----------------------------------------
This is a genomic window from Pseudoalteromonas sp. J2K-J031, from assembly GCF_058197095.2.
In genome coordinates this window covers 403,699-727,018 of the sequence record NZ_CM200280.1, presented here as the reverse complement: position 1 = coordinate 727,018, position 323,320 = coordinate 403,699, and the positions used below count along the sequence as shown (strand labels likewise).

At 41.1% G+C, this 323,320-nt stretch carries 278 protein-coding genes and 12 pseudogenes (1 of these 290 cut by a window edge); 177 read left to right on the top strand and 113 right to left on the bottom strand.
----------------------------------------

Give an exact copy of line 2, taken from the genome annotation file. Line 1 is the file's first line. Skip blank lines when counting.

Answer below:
In genome coordinates this window covers 403,699-727,018 of the sequence record NZ_CM200280.1, presented here as the reverse complement: position 1 = coordinate 727,018, position 323,320 = coordinate 403,699, and the positions used below count along the sequence as shown (strand labels likewise).